On a frozen land in the final days of war, a German deserter steals the identity of a Nazi commander, attracting a band of ragged followers in a masquerade that reveals how power in the wrong hands can turn a man into a tyrant whose cruelty is surpassed only by his duplicity and cunning.
Robert Schwentke's new film, "The Captain," is set during World War II, but its themes echo into a world that today is shaken by populists and demagogues. The violent tale of Willi Herold (Max Hubacher), who slips from scared grunt to calculating captain, is a morality lesson in how simple men can be twisted and corrupted, not so much by ideology, but by the fear they can instill in others.
"The Captain" examines Germany's past through a haunting prism. Based on a true story, Herold's exploits and justifications for brutality -- and how easily men enlist in his charade -- are a metaphor for how Adolf Hitler and other fanatics rose to power. Herold's desperation to stay alive turns him into a master improviser. He disguises his opportunism in a perverse nationalism that spirals into bloodshed and debauchery.
Today's European populists have fueled similar anti-immigrant sentiment and right-wing nationalism that was prevalent in 1930s Germany. Those movements, particularly in Poland and Hungary, along with President Trump's brand of Twitter populism, are re-imagining global alliances forged after WWII. The political overtones of "The Captain" have gained in relevance since the filmmaker first came across Herold's odyssey a decade ago.
"When we started shooting on set, we knew very well that this was echoing certain tendencies in today's politics," said Schwentke, who has directed "Allegiant" and "Flightplan." "We're faced with a new band of barbarians who flaunt democratic forms, who pay lip service to them, but then subvert them at every turn." He added: "The film is about [Hitlers'] National Socialism, but it's also about human nature."
Shot in black and white, which gives it a scoured, foreboding tone, the movie follows Herold across a wintry land of suspicion and death. The uniform he steals transforms him. He assumes its power and gathers other misfits, as if a small army led by a sociopath. They mete out perverse justice at a prison camp for German deserters and trundle into a small town with violent and hallucinatory images that suggest the depravity of a nation that has too long clung to its delusions.
Those delusions are propelled by fear of the F�hrer's Nazi machine and the uncertainty of what's to come as the Soviet army presses in from the east. The country is falling apart; everyone seems in a vacuum with their sins, rationalizations and moral indemnities. In real life, Herold, who was accused of killing scores of his countrymen, was tried and executed for his murderous rampage. The film quotes from court transcripts in which one commander praises him:
"Given the chaotic times, Herold did not behave that unreasonably. He displayed a no-nonsense military demeanor, but, ultimately, he did not harm the Wehrmacht [Germany's armed forces]... He's one spirited fellow."
German cinema has long struggled with the ghosts of World War II. The country has built Holocaust memorials; students are taught the horrors imposed by their ancestors. Movies and TV series, though, have been reluctant in exploring collaboration and guilt. But a few have, including, "Phoenix" (2015), an examination of the intimacies and lies that sent a Jewish chanteuse to a concentration camp; "Generation War" (2013), a journey across battlefield horrors and ethical relativism for a generation that had not reconciled its past; and "Death Is My Trade" (1977), about a Nazi officer who takes command of a concentration camp.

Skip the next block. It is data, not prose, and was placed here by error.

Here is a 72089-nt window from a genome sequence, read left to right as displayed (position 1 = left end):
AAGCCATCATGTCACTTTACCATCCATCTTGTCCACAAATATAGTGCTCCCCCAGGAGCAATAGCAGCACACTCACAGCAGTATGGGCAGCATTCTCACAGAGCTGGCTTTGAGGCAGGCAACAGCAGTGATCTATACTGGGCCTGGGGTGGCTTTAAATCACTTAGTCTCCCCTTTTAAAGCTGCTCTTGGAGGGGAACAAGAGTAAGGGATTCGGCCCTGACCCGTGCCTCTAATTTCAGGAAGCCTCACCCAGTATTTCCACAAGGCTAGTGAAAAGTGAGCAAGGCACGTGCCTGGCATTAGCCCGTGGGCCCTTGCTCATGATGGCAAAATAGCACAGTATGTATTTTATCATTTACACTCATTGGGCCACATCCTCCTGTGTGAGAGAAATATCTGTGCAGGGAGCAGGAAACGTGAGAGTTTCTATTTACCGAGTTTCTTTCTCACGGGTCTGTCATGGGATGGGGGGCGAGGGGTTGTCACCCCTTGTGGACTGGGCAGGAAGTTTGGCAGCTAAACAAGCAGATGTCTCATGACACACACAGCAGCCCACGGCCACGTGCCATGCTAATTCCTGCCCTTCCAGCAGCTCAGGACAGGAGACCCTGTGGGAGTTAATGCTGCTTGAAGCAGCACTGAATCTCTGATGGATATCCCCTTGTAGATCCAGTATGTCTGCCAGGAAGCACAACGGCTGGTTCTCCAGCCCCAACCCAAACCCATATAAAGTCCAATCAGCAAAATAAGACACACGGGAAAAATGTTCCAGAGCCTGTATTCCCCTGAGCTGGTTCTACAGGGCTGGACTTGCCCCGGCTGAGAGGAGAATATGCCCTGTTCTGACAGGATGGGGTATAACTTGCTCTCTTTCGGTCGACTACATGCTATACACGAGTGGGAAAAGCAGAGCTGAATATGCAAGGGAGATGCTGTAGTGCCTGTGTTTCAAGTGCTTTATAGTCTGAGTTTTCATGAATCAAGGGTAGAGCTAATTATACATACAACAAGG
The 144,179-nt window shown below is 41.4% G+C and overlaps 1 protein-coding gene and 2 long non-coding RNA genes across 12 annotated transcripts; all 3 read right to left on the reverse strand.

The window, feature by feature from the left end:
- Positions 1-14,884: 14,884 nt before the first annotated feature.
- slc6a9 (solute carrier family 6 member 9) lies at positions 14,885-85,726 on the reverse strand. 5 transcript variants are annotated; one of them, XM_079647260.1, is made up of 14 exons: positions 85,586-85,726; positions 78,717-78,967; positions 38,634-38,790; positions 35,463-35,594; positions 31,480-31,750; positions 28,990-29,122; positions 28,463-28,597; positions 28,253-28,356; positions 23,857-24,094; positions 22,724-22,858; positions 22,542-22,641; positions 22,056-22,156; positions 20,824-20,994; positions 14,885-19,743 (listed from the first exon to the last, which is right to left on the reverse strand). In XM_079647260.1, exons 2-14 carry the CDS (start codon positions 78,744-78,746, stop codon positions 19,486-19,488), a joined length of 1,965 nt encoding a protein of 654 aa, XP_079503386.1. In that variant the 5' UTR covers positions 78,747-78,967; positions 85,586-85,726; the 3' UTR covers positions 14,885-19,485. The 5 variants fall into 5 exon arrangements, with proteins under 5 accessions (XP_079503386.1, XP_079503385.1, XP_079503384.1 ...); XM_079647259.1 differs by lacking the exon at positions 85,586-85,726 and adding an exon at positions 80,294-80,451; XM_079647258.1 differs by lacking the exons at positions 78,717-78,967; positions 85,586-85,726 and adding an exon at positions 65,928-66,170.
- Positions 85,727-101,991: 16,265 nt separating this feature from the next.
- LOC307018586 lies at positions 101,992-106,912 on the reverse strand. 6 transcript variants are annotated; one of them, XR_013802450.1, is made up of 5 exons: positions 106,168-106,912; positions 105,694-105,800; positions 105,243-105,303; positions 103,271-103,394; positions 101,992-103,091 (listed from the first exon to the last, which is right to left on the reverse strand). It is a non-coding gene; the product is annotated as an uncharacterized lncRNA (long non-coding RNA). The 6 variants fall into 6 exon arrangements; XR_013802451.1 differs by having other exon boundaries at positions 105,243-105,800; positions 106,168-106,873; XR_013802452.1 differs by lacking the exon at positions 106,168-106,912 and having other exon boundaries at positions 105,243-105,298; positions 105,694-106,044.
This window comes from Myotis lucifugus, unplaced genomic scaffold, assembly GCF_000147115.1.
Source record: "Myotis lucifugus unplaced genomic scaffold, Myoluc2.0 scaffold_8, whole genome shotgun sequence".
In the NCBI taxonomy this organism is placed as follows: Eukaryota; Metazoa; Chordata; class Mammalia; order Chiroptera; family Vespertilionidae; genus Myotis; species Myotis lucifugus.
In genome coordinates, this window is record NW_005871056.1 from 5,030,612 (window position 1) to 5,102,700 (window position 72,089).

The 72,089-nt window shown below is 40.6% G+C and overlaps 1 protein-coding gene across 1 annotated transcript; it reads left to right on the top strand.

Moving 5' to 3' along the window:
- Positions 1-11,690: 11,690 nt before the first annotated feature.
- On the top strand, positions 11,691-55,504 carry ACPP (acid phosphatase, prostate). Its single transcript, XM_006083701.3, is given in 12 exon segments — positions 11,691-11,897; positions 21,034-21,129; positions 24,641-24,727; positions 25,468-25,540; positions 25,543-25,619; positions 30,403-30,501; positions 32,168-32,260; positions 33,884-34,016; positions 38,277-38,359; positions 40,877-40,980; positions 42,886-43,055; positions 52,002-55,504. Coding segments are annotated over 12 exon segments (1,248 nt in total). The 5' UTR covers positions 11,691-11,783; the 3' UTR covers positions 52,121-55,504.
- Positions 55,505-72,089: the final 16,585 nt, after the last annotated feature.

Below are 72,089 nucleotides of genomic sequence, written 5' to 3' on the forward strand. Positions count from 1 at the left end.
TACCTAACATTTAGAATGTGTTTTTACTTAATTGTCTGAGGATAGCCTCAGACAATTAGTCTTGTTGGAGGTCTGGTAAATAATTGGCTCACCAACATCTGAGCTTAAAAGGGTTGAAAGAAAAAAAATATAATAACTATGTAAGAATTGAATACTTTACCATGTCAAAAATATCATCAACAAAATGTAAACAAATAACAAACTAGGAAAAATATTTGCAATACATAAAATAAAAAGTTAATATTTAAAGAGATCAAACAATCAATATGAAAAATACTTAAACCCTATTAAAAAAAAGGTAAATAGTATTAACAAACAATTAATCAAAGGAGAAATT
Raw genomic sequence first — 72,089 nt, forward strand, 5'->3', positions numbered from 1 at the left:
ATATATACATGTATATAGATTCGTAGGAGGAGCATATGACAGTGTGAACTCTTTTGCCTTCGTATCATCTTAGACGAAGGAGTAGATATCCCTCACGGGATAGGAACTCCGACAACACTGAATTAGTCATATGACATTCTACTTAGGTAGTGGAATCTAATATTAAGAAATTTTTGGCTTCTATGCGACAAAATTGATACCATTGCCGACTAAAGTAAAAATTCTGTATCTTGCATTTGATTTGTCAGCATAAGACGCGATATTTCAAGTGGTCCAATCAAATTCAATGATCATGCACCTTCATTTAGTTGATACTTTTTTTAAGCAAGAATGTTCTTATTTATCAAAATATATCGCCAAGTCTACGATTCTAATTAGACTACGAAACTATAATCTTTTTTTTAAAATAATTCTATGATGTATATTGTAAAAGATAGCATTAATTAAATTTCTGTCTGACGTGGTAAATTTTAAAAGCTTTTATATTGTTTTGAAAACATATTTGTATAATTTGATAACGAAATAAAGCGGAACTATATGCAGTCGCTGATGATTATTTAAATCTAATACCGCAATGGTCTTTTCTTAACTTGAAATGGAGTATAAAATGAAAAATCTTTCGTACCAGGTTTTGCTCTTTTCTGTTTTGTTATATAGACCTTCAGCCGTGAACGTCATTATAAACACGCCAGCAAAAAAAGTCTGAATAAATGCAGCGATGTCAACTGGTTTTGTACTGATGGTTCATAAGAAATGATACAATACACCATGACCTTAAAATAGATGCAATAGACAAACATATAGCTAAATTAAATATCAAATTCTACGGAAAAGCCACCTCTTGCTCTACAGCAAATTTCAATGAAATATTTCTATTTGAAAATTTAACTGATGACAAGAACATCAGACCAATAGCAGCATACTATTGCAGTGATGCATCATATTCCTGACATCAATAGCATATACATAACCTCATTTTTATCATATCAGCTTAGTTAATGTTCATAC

But Schwentke said German cinema has rarely dealt with the national trauma and moral culpability that French director Louis Malle brought to bear in his pictures about the war, notably "Au Revoir les Enfants." Based on Malle's childhood, the 1987 film tells the story of persecution and betrayal as Jewish boys are taken from school by the Gestapo and sent to Auschwitz.
"I also couldn't find anything in German literature that posed those very uncomfortable questions that result from a shift in point of view from the victims and heroes to the perpetrators," said Schwentke. "I realized that was a certain set of conventions to German historical films dealing with World War II that over the years calcified into a rule book no one was breaking. I wanted to make a film that did not align itself with all these conventions."
Schwentke's decision to shoot in black and white arose over how to portray brutality without overwhelming the audience with the colors of violence.
"There's the anecdote," he said, "about Scorsese shooting color test footage to 'Raging Bull' and showing it to [British director] Michael Powell, who was possibly the greatest master in cinema, and Powell saw the color tests and said, 'You can't shoot this film in color. You have to shoot it in black and white, because nobody will be able to look past the blood and violence, and they won't understand that you're making a film about violence and not a violent film.' That always stuck with me. It was an incredible, astute analysis of how audiences perceive violence."
Violence or the threat of it is incessant. In one scene, Herold sits at the prison camp with local Nazis. They are feasting and singing over the executions of deserters. They are drunk and rabid, and the celebration soon turns to more killing, as if a strange layer of hell had been ignited.
"This is not meant to be a character study," said Schwentke. "It's about a system. It's not about trying to psychologically define or explain why Herold did what he did. I asked myself that question, and I thought all answers would be too reductive and simplistic. What I really wanted was the audience to find the answers on their own."
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